Write short and simple emails. Although it may be tempting to offer lots of details, so that the client appreciates the work behind it, it is not a good idea to draft long emails. Quite the contrary. Follow the premise that less is more, and get to the point, keeping your email short. And the message has to be simple: if it is full of details the user will likely delete it instead of stopping to read it.
Ask just one question, or propose a single action in each email. If you ask too many questions, the client is unlikely to answer any of them. Remember that the key is for the message to be simple, so you have to ask a question that is also simple, so that recipients only have to spend a few minutes of their time responding to your query.
Your mail must have a purpose. Do not waste the time of a client or a future client with a follow-up email that does not have a clear objective. Your messages should always have a purpose, and it must be clear.
Ask your clients to respond. Often users decide to put of responding, and the email falls into oblivion. Therefore, you have to make them feel that, if they do not answer, you will no long offer them the opportunity in question. Do it politely, but let them know that their inaction will have consequences.
How to write effective response emails
Responding to users who have shown interest in your product is essential to turn them into customers. To train sales professionals to respond effectively by email, follow these tips:
When you have to answer a lead, time is of the essence. As we already stated, every minute counts when it comes to email. The faster you answer a lead, the more likely you are to turn it into a sale. Quickly answering any questions is also vital.
Customise your answers. Avoid canned responses that lack personalisation as much as possible, but if you cannot avoid sending an automatic response, gather all the information you can from the email you receive, or include the name of the recipient, or your company, in the response. In fact, the experts stress that personalising your response will make them feel engaged in the proposal.
Always include a call to action. The purpose of the email should be clear in the body of the message, and should lead to a specific proposal at the end. So, as a close to the message, and before saying goodbye, include a call to action that instructs the user to take the next step.
How to manage sales emails
Following the above advice is useless if there is no proper management and follow-up of these messages. To manage your sales team’s emails, use technological tools:
Get your sales team’s email statistics. To determine whether your sales team’s emails are working, it is essential to have metrics. Using Gmailmeter.com allows you to track your team’s habits when sending emails, the number of emails sent or received, the total number of senders, and response times, among many other data. Analysing them and making decisions based on them, you can boost your sales via email.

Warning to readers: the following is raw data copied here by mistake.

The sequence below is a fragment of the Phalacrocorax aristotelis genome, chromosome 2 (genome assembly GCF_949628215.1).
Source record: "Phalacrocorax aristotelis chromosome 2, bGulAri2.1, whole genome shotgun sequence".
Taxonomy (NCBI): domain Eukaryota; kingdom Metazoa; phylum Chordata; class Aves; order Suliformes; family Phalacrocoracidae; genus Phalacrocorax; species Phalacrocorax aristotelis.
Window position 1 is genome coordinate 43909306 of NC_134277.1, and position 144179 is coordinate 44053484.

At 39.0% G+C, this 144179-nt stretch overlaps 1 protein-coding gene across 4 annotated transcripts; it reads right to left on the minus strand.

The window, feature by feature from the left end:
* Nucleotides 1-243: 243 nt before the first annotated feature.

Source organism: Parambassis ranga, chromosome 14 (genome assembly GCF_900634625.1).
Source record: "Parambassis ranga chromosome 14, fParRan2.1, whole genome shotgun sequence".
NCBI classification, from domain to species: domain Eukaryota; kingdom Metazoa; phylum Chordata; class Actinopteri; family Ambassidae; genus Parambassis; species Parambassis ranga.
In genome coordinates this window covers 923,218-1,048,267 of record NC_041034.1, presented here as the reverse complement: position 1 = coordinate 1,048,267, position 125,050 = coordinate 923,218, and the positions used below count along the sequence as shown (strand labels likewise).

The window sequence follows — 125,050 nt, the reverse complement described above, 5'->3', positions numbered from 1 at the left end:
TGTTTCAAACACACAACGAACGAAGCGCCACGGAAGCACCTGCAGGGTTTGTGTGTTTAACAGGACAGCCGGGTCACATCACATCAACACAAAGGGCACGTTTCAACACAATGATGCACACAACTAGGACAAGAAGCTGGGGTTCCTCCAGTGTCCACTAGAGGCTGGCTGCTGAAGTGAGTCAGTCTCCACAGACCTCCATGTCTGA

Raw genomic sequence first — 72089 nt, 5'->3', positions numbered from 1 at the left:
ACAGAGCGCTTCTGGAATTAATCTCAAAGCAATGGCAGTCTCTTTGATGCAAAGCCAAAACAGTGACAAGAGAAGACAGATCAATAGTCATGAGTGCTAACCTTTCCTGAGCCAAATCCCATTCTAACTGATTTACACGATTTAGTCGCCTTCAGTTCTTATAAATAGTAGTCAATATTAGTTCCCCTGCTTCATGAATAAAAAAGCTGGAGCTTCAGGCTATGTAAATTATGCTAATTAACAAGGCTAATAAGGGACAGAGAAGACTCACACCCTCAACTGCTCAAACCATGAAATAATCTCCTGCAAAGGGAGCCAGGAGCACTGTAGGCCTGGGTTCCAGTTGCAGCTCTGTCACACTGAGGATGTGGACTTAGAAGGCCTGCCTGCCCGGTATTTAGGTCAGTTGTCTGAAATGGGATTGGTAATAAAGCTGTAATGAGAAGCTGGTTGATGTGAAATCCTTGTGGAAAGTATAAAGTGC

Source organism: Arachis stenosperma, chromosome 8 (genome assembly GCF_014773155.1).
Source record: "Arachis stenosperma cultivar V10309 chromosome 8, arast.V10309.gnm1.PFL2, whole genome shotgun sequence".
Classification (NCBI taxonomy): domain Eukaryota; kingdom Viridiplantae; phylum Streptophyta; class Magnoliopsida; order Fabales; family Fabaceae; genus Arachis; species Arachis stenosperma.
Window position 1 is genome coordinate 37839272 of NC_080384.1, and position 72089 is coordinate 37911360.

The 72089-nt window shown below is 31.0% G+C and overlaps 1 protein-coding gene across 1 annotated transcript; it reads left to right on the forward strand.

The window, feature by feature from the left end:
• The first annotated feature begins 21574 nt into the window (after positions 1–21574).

Try, try and try again. Monitoring the effectiveness of messages and acting accordingly is also essential. To do this, you can use the well-known A/B method: send two similar versions of the same email, but with some different elements, to different groups of users. Then analyse the results from each one to hone your future emails.
Would you like to manage your sales email teams? We can help out. Give a try to gmailmeter.com to measure your inbox performance or send us an email to firstname.lastname@example.org. We’d be happy to help.
Today there are numerous corporate business processes that are carried out virtually. Whether because they are exclusively dedicated to making sales online, or because they have found in the Internet a complementary communication or sales channel for their physical business, companies today depend on the Web to reach their customers.
In fact, dozens of essential corporate tasks require the use of an online tool: email. Without going any further, email is one of the essential customer service channels, and also one of the essential marketing tools.
Email marketing is essential for the generation of leads and registered users; that is, people who supply their data via a website form and who are potentially interested in acquiring a product. In turn, email is also the perfect tool to transform those leads into customers, not to mention the importance of email as a communication tool with suppliers and workers.
This is why, whether you have your own company, run a business, or occupy a position of responsibility at any company, you will need to analyse how workers, and especially the sales team, use email, in order to improve their productivity. Response times to customer emails are one of those key kinds of data that, fortunately, you can now measure.
When it comes to email, every minute counts
Any sales or technical support team is aware that customers need to receive responses to their requests by email as soon as possible. A study published by USC (University of Southern California) analysing the emails of 2 million US users found that 90% of people who intend to answer an email do so within 2 days of receiving it. In fact, half of the answers take place within one hour. Age is also a factor: the older the recipients, the longer the response times.
Taking into account that we open a good portion of our virtual envelopes on the go, thanks to our smartphones, it seems logical that users are expecting replies faster. But how fast do they expect to be answered by a company?